CD Methods of Silence [Camouflage] (CD 407026),
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Methods of Silence [Camouflage]

  • 1. One Fine Day
    2. Love Is a Shield
    3. Anyone
    4. Your Skinhead Is the Dream
    5. On Islands
    6. Feeling Down
    7. Sooner Than We Think
    8. Picture of Life, A
    9. Rues, Les - (French)
    10. Rue de Moorslede - (TRUE instrumental)
  • Additional Info
    Manufacturer Part Number (MPN): 82002-2

  • Credits
    EngineerDan Lacksman

    Camouflage: Marcus Meyn, Oliver Kreyssig (vocals, programming); Heiko Maile (vocals, programming, moorsuphon).
    Additional personnel: Caroline, Michael Moers (vocals); Ingo Ito, Johannes Luley (guitars); Georges Alexander Van Dam, Jean-Michel Alexandre (violins); Jean-Paul Dessy (violoncello); Simone Winter (oboe); Patrick Dussart de la Iglesia (alto saxophone); Dan Lacksman (tambourine, harmonium, vocals); Thomas Dorr (crash cymbals, hi-hat, background vocals); James Herter (background vocals).
    Producers: Camouflage, Dan Lacksman, Axel Henninger.
    Principally recorded at Synsound Studios, Brussels, Belgium in 1989.
    Personnel: Heiko Maile, Marcus Mayn (vocals, programming, background vocals); Oliver Kreyssig (vocals, background vocals); Ingo Ito, Johannes Luley (guitar); George Alexander Van Dam, Jean-Michel Alexandre (violin); Patrick Dussart de la Iglesia (viola); Jean-Paul Dessy (cello); Simone Winter (oboe); Thomas Dorr (hi-hat, background vocals); James Herter (background vocals).
    Recording information: Dnyaton Studio, Braunshardt (11/19/1988-??/??/1989); Snysound Studios, Brussels, Belgium (11/19/1988-??/??/1989).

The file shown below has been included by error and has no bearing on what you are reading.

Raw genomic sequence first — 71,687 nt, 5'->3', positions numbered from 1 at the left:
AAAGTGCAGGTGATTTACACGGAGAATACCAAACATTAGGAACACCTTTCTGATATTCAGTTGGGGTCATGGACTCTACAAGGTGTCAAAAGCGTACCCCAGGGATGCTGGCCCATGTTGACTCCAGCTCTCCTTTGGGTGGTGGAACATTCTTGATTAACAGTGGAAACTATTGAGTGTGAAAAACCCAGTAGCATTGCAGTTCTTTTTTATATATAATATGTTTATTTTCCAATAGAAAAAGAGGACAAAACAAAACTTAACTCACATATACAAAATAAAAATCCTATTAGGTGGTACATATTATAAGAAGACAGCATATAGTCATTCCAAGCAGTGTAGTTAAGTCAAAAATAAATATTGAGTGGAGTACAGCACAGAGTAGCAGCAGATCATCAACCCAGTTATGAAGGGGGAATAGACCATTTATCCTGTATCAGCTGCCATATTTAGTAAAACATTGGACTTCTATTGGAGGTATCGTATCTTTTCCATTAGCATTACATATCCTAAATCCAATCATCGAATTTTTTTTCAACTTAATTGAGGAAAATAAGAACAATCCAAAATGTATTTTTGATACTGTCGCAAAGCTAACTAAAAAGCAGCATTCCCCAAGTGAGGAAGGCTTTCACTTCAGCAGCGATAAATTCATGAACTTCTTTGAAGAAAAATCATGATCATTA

Photographer: Heike Higendorff.
    Unknown Contributor Role: Heiko Maile.
    On their 1989 sophomore album, Camouflage entered the synth pop game when most people had already moved on. Camouflage's material contrasted sharply with the vibrancy of the ensuing decade, and the album's widening addition of violins, saxophones, and guitars couldn't prevent the band from being forced into a prematurely outdated pigeonhole. Regardless, "On Islands" and "One Fine Day" were sweet, multi-textured pop that swayed like a hammock strung between industrial pylons, while "Rue de Moorslede" regaled itself with a taut instrumental of circus organs, filtered horns, and the recurring sound of doors slammed shut. It was the opposite of '90s IDM -- simple, sonically precise, forever reliant on pop song structures -- and, along with Depeche Mode's Violator a year later, one of the last times when a band could get away with it. ~ Dean Carlson

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